Figure 2. Subset of the LRT cladogram of basal Mammalia. Note the traditional clade Metatheria is a grade with new names proposed here.

Figure 2. Juramaia (Late Jurassic, 160 mya) is more completely known and nests between monotremes and therians (marsupials + placentals).

Figure 3. Juramaia (Late Jurassic, 160 mya) is more completely known and nests with monotremes not placentals.

 

References
Luo Z-X, Yuan C-X, Men Q-J and JiQ 2011. A Jurassic eutherian mammal and divergence of marsupials and placentals. Nature 476: 442–445. doi:10.1038/nature10291.

Asiatherium enters the LRT: mammal nomenclature issues follow

Everyone agrees
that Asiatherium (Figs, 1,2) nests close to Monodelphis, Caluromys and placentals. Trofimov and Szalay 1994 agreed. So did Denyer, Regnault and Hutchinson 2020. So did the large reptile tree (LRT, 1729+ taxa, subset Fig. 3).

Figure 1. Asiatherium in situ from Szalay and Trofimov 1996.

Figure 1. Asiatherium in situ from Szalay and Trofimov 1996.

Asiatherium reshetovi (Trofimov and Szalay 1994, Szalay and Trofimov 1996; PIN 3907; Late Cretaceous; 80mya; Figs. 1, 2) is a key Mongolian metathere ancestral to monodelphids and Caluromys, which is ancestral to placentals. It is derived from Triassic sisters to extant late survivors, DidelphisGilronia and Marmosops.

Figure 2. Asiatherium skull slightly modified from Szalay and Trofimov 1996. Colors added here.

Figure 2. Asiatherium skull slightly modified (longer lateral view premaxilla to match dorsal and ventral views) from Szalay and Trofimov 1996. Colors added here.

The problem is,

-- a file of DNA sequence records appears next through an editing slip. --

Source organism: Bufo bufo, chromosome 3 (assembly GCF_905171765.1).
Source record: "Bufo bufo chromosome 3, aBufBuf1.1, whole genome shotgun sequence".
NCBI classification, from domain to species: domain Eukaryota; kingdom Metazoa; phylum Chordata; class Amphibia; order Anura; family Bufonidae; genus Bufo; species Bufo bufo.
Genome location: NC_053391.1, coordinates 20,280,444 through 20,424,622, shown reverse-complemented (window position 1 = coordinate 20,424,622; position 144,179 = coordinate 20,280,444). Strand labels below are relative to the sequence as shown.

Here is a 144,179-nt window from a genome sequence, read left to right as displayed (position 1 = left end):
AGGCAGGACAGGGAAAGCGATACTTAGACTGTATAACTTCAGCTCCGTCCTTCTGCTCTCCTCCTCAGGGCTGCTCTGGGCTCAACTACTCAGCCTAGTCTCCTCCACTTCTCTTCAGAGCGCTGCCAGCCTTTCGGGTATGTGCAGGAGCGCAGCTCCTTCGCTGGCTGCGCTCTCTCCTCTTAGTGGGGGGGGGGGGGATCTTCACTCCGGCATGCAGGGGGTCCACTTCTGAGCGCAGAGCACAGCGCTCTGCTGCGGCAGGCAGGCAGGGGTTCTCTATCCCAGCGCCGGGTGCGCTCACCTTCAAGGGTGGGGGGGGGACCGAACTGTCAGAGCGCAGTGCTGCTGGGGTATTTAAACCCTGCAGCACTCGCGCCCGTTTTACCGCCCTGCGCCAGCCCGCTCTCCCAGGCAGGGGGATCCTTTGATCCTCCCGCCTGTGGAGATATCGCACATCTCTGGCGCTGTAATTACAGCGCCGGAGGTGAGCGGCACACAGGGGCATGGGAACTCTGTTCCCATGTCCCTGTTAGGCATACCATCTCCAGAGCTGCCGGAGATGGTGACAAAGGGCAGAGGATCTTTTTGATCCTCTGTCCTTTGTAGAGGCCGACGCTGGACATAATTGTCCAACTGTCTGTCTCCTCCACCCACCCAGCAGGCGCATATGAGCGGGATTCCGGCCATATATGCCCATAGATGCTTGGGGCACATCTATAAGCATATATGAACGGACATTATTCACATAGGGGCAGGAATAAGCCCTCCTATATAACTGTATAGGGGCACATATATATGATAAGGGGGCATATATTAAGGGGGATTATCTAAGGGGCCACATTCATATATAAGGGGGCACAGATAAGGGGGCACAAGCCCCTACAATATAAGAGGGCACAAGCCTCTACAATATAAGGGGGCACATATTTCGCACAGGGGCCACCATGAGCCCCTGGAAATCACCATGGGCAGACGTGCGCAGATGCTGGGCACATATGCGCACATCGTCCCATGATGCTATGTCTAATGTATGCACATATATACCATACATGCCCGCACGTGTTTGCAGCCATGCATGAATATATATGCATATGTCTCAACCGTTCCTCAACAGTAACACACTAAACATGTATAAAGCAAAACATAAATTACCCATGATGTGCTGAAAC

according to results recovered by the LRT, mammal clade nomenclature needs to go back to basics. Several modern mammalian clade names are found to be junior synonyms of traditional clades in the LRT.

Prototheria (Gill 1872) is a junior synonym
for Monotremata (Bonaparte 1837) in the LRT.

According to Wikipedia, “Prototheria is a paraphyletic subclass to which the orders MonotremataMorganucodontaDocodontaTriconodonta and Multituberculata have been assigned, although the validity of the subclass has been questioned.”

In the LRT Morganucodon is a a marsupial (see below). Docodon is a taxon within Monotremata. Triconodon is a taxon within Monotremata. Multituberculata is a clade within the placental clade Glires (Fig. 4). So, the clade Monotremata is monophyletic and has precedence.

Theria (Parker and Haswell 1897) is a junior synonym
of Marsupialia (Illiger 1811). Metatatheria (Thomas Henry Huxley 1880) is also a junior synonym of Marsupialia.

The late-surviving basalmost marsupial in the LRT (Fig. 4), Ukhaatherium (Fig. 3), has epipubic (marsupial) bones. That long rostrum indicates this taxon is close to monotremes.

Figure 3. Ukhaatherium in situ.

Figure 3. Ukhaatherium in situ.

Unlike the monophyletic clade Monotremata,
a series of nested marsupial clades are present. The last of these gives rise to Placentalia, only one of several that lose the pouch (Fig. 4). New names are proposed here where appropriate:

  1. Marsupialia = Ukhaatherium and kin + all descendants (including placentals)
  2. Paleometatheria = Morganucodon and kin + all descendants.